Voltage and Current in transformers

In transformers, the ratio of the voltages equals the ratio of the turns - so double the output coil's turns and the output voltage doubles. Then, in order to conserve energy, current halves.

This makes perfect sense in terms of P=VI, but what happened to V=IR? Doubling voltage and halving the current seems to completely contradict this basic law. That is, of course, unless the resistance in the output circuit changes, with R proportional to V^2 - but I don't see how this is possible.

So how can a transformer obey both laws? Can resistance change or am I missing something else?

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You miss that both laws are independent. The first (constancy of power/energy) has to be obeyed across the transformer, Ohms law has to be obeyed in both cicuits, primary and secondary independently. And simple transformers in textbooks are thought to be "ideal", no ohmic resistance in windings, no losses, no stray inductance. – Georg Nov 1 '11 at 20:58
I think you've missed my point slightly. The theory may not be exact experimentally, but it must be close or it would be worthless. Theory does say that, in the output circuit, I α 1/V, which seems to contradict I=V/R. This is what I was getting at, and what is answered below. – one-more-minute Nov 2 '11 at 16:02
I wrote a blog post about this a few years ago: blueraja.com/blog/194/do-transformers-obey-ohms-law – BlueRaja - Danny Pflughoeft Jun 17 '14 at 0:31

There is a well known transformation law for the effective load seen through a transformer.

Let $R_o$ be the load in the output circuit.

$V_o = I_o R_o$

Assuming all power is transferred into the output circuit,

$V_o I_o = V_i I_i$

It then follows simply that

$V_i / I_i = (V_i / V_o)^2 R_o$

This is the effective load seen by the input circuit.

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It took me a bit, but I think this answers the question. I don't know why it was downvoted. The questioner sees how $VI$ is kept constant for both sides of the transformer, but doesn't see how $V^2/R$ is. The answer is that $R$ is different for the two sides, as detailed (correctly I think) here. – Alan Rominger Nov 2 '11 at 3:56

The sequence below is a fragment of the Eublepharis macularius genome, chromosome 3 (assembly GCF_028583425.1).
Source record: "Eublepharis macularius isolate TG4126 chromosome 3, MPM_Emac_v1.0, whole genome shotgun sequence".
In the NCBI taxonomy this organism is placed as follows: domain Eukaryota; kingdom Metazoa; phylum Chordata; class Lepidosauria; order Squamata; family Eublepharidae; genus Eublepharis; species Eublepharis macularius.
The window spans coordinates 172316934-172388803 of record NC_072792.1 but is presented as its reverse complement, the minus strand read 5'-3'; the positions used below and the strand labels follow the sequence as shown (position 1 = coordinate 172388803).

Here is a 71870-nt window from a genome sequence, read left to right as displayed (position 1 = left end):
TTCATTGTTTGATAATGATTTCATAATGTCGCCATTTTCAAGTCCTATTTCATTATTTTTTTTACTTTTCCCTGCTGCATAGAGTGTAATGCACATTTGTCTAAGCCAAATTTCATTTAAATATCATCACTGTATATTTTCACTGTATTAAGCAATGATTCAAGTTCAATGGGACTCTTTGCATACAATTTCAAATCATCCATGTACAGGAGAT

Yes, this is a correct answer.+1 – Martin Gales Nov 2 '11 at 6:59
I asked how it was possible for resistance to change, and if my understanding is correct, user1631 is saying that the transformer itself acts as a source of resistance. Plus, this confirms that the load is proportional to the voltage squared as I suspected. Accepted and +1'd, thanks – one-more-minute Nov 2 '11 at 15:32

as pointed out by @Georg, $V=IR$ is a different thing and conservation of energy accross the transformers a different!!

you can validate the Ohm's Law $V=IR$ in case where you have current flowing through a resistive medium, which as a matter of fact applies everywhere expect the less abundant superconductors...

If you want to apply Ohm's law in transformer then you can do that provided you do that in primary and secondary independently since primary and secondary in a transformer is not electrically coupled rather they are magnetically connected. So applying Ohm's law between primary and secondary is not correct.

In fact when you actually see the conservation of energy though primary and secondary you will notice that they are not balanced i.e. when current is halved, theoretically voltage should double; but practically this doesn't happen since resistance takes its share and reduces the voltage slightly below its expected value.

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